The journalist in me is dispassionate to an extent, and the monthly cycle means we crank out articles and publish them and are proud of them and then we go on to the next. So, in some sense, it's hard to pick out a highlight. I think, in many ways, they're all highlights because they're important people working on important things.

But for the sake of naming some names, my first day on the job, David asked me who I most wanted to interview, and I said Stefanos Polyzoides, because in my casual perception of urbanism, he was a towering figure, so we interviewed him. As it turns out, he's not necessarily terribly active now in L.A. policy. But he was a nice start.

It was exciting to be able to pick up the phone and talk to exactly the person I wanted to talk to, whoever that may be. I admire Lewis McAdams, who's been fighting for the L.A. River for a long time and is very eloquent. Interviews of Cecelia Estolano, Bill Bogaard, Gail Goldberg, Joe Edmiston, or the Mayors of Bogotá and Curitiba were also memorable. I think also of Corbin Smith, who, esoteric as museums may be, acknowledges the profound role they play in our city and spoke in great detail and with great passion about their work restoring the Getty Villa.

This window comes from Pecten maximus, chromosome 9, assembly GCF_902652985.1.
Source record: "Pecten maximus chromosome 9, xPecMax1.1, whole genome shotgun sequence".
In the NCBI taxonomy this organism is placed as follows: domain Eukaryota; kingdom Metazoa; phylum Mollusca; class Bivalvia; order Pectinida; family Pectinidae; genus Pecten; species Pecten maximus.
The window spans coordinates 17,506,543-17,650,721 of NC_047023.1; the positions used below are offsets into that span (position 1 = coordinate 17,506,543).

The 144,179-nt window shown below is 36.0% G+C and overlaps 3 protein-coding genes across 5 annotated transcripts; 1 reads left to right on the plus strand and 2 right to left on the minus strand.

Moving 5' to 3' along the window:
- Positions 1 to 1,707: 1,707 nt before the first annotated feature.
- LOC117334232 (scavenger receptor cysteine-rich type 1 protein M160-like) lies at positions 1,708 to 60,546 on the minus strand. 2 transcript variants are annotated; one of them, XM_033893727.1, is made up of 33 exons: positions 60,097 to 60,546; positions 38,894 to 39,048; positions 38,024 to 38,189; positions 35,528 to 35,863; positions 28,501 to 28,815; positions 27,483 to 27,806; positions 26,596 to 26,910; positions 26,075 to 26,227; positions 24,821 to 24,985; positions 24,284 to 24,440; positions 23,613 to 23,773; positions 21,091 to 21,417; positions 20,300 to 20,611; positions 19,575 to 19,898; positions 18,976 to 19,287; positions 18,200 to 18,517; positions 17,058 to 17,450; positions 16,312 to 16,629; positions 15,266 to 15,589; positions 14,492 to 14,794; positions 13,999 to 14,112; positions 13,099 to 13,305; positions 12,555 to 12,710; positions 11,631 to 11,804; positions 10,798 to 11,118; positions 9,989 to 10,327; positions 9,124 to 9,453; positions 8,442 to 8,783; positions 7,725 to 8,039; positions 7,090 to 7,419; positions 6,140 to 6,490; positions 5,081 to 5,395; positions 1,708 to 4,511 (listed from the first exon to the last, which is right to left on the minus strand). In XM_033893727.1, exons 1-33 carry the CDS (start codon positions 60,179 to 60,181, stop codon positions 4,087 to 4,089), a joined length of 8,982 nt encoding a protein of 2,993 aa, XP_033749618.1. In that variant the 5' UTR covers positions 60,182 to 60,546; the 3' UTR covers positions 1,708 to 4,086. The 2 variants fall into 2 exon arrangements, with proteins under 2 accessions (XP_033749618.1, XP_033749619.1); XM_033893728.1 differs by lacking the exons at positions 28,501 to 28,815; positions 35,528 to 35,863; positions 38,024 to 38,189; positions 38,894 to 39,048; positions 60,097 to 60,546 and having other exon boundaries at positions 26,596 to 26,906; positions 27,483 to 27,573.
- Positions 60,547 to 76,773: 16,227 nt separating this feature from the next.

For MIR, transit has always excited me, so speaking to Roger Snobel or Zev Yaroslavsky about the plans for the future, no matter how distant they may be, was impressionable. But also of lasting interest were our interviews of: Mary Nichols, Steve Erie, Adam Schiff, Sunny McPeak, David Janssen, and Robert Hertzberg.

For VerdeXchange, our interview of Fran Pavley stands out. Depending how history goes and how she solidifies her legacy, she may be remembered as the Columbus or the Einstein of climate change for her authorship of what is, so far, the most important climate change legislation in this country. There also are other accomplished people we interviewed, like: Robyn Beavers of Google, who describes private sector commitment to solar; or James Dehlsen, who talks very specifically about wind power; or, Andy Howard, who shared Arup's global portfolio of sustainable planning work.